05-14-2015, 07:18 PM
10 basic steps in special education
When a child is having trouble in school, it is important to find out why. The child may have a disability. Under the law, schools must provide special assistance to eligible children with disabilities. This assistance is referred to special education and related services.
There's a lot to know about the process by which children are identified as having a disability and needs special education and related services. In this section of the website is devoted to CPIR, to help you learn about that process.
This brief overview is a great place to start. Here we distilled the process in 10 basic steps. If you have a large picture of the process, it is easier to understand many details about each step. We have pointed out in this review, where on our Web site, you can contact this more detailed information.
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Step 1. A child is defined as may require special education and related services.
There are two main ways in which children are identified as possibly needing special education and related services: System, known as child Find (which works in each State), and in one of the parents or school personnel.
Child Find. Idea requires each State to identify, locate and evaluate all children with disabilities in the State who need special education and related services. To do this, States have so-called child Find activities.
When a child is identified by child Find as possibly having a disability and as in need of special education, parents may be asked for permission to evaluate their child. Parents can also call the child find Office and ask that their child will be assessed.
Direction or request evaluation. School professional may ask that a child cannot be evaluated to see if he or she has a disability. Parents can also contact the teacher or other school professional child ask that their child will be assessed. This query can be a Word, but it is better to put it in writing.
Parental consent required before a child can be assessed. The idea of federal regulations, the assessment should be completed within 60 days after parents give consent. However, if the rules of the State's IDEA to give another schedule for the completion of the assessment, the term State is applied.
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Step 2. Child is assessed.
Score is an important first step in the process of special education for the child. It is designed to answer these questions:
Is there a child's disability, requiring the provision of special education and related services?
What are the specific educational needs of the child?
What special education services and related services that are suitable to meet these needs?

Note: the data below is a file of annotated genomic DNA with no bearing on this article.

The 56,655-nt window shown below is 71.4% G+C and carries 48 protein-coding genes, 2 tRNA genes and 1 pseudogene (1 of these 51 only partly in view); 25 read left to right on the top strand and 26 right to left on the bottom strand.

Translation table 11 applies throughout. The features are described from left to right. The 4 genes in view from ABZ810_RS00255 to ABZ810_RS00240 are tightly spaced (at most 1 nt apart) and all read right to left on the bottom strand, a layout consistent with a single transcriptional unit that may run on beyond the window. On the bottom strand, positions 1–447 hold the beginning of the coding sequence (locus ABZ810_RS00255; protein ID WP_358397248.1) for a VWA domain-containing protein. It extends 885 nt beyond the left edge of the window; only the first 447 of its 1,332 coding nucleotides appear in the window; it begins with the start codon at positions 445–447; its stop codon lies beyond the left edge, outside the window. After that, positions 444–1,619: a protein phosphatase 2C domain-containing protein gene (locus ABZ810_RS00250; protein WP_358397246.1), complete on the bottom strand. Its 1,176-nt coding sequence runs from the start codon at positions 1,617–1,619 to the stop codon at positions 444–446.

By law, an initial evaluation of the child must be "full and individual"-which is, focus on the child and the child. The evaluation should assess the child in all areas related to the perceived disability of the child.
The evaluation results will be used to determine the rights of the child to receive special education and related services and to decide on appropriate educational program for your child.
If the parents do not agree with the assessment, they have the right to take your child to an independent educational evaluation (IEE). They may ask that the school system pay for this IEE.
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Step 3. The right to decide.
A group of qualified professionals and parents look at the results of the evaluation of the child. However, they decide if the child is a "child with a disability" as defined in IDEA. If the parents do not agree with the decision of admissibility, they may ask for a hearing to challenge the decision.
Step 4. The child is eligible for services.
If the child is a child with a disability, as defined by IDEA, he or she eligiblefor special education and related services. Within 30 calendar days after the child is determined by the right team of professionals, schools and parents should meet to write individual education program (IEP) for the child.
Step 5. ELECTRIC meeting is planned.
The school schedule and convenes a meeting of the IEP. School staff must:
to contact participants, including parents;
notify parents early enough to ensure that they are able to attend;
schedule a meeting at the time and place to parents and the school;
tell parents the purpose, time and place of the meeting;
tell parents who will be attending; and
tell parents that they can invite people to a meeting who have knowledge or special expertise regarding the child.
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Step 6. MOT and MOT meeting was held on